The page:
On Campus

Campus undergoes minor renovations

By Alex Sanyal

While the students and faculty enjoyed their summer holidays, the Upper School underwent minor renovations. The projects replaced lighting in the theater, repaired the north entrance of the Main Building, built an additional counselor office, and upgraded several classrooms, the Community Room, the second floor bathrooms, and the north stairwell.

These facility changes aimed to improve the quality of the rooms in the Main Building and to provide space for a new counselor that joined the BB&N faculty this fall.

“The facilities crew has been hard at work trying to make these improvements for us all,” said Upper School Director Geoffrey Theobald. “It is always fun to return from a break to discover the changes that have been made to the building.”

The renovations started a few weeks into summer break and were completed before the start of the fall semester, costing approximately $250,000 in total.

A major change was the addition of a new counselor office to the Main Building. The new counselor will have a half-time position to help with the counseling needs of the Upper School due to the expansion of the student body since Upper School Counselor Douglas Neuman started at BB&N nine years ago.

“Unlike an intern, the new counselor will step right in and be able to work with students, advisors, and the peer counseling program,” said Mr. Neuman. “I was very excited to hear that the school had been able to create a new office for her, and I think her proximity to me, Nurse Julie, and the Academic Support Center is a huge plus and the obvious place for her to be.”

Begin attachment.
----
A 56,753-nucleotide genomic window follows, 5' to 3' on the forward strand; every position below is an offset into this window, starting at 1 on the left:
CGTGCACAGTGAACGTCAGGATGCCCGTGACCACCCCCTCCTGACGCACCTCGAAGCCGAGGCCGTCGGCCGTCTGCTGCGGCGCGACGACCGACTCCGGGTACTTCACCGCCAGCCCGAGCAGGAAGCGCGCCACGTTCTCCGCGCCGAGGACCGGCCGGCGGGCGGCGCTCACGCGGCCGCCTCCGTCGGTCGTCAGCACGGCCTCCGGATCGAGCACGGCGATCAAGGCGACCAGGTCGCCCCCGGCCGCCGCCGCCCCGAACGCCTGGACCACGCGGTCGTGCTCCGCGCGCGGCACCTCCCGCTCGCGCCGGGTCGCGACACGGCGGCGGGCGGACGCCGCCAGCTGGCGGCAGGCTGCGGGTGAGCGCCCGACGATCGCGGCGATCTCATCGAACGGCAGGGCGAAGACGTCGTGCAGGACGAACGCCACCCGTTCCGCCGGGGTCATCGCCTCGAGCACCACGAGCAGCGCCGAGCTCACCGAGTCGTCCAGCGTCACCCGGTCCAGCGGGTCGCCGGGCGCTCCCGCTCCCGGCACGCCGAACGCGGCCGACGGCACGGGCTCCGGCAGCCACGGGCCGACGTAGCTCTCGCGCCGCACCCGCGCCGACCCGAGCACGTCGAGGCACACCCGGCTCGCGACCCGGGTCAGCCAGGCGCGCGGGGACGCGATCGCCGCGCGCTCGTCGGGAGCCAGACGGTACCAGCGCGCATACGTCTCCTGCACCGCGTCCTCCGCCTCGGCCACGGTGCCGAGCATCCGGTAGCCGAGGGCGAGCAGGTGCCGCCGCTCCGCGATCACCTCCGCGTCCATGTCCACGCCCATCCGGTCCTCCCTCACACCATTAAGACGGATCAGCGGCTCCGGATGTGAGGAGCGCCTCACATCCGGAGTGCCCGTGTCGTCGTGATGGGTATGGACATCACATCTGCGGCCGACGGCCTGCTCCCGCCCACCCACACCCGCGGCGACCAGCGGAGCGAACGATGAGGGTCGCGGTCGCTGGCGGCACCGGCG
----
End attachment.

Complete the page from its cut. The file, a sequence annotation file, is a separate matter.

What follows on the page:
The Arts Department was revamped as well. Staging spotlights and dimmers in the Upper School theater that have been used for the past fifteen years of school productions have been replaced. These upgrades will move the dimmers from backstage, protecting them from dust pollution and also providing more space for actors and technicians to move around during performances. The renovation will eliminate tangles of connecting wires (known to stage crews as “spaghetti”) and provide higher quality dimmers that, according to Theater Designer and Production Coordinator Eugene Warner, will “translate into significant savings on the cost of materials and labor and look to be around a quarter of what might be expected for a conventional installation” by using previously installed circuitry.

“As you might imagine in the world of electronics upgrades happen frequently,” Mr. Warner said. “While the existing equipment is still functioning it has far outlived its expected lifetime. With the upgrade we will not only be achieving more reliability with our equipment but a higher degree of safety.”

According to Mr. Warner, one of the most exciting theater innovations will be the inclusion of LED [light emitting diode] lighting fixtures in the spotlight inventory that Mr. Warner described as “solar panel cells in reverse that take energy and convert it to light. They are the wave of the future for all residential and commercial lighting [and will provide] energy savings, greener technology, and a significant reduction in lamp replacements.”

This sustainable action goes hand in hand with energy saving efforts attempted by the Green Cup Challenge last year. The new LED lights will offer more choice in the color and shape of lights, improve efficiency, and benefit the student stage crew and the actors themselves. “These upgrades will go a long way in improving learning, safety, efficiency, and the quality of our productions,” said Mr. Warner.

More minor changes were made throughout the school: carpets and furniture were replaced in several classrooms, the second floor bathrooms were repaired, and the Community Room was upgraded and remodeled with fixed tables and added carpeting. The outside steps and wall on the north entrance to the Main Building were repaired and replaced, and the north stairwell inside the Main Building was updated with hopes to make travel between classes easier for students and faculty.

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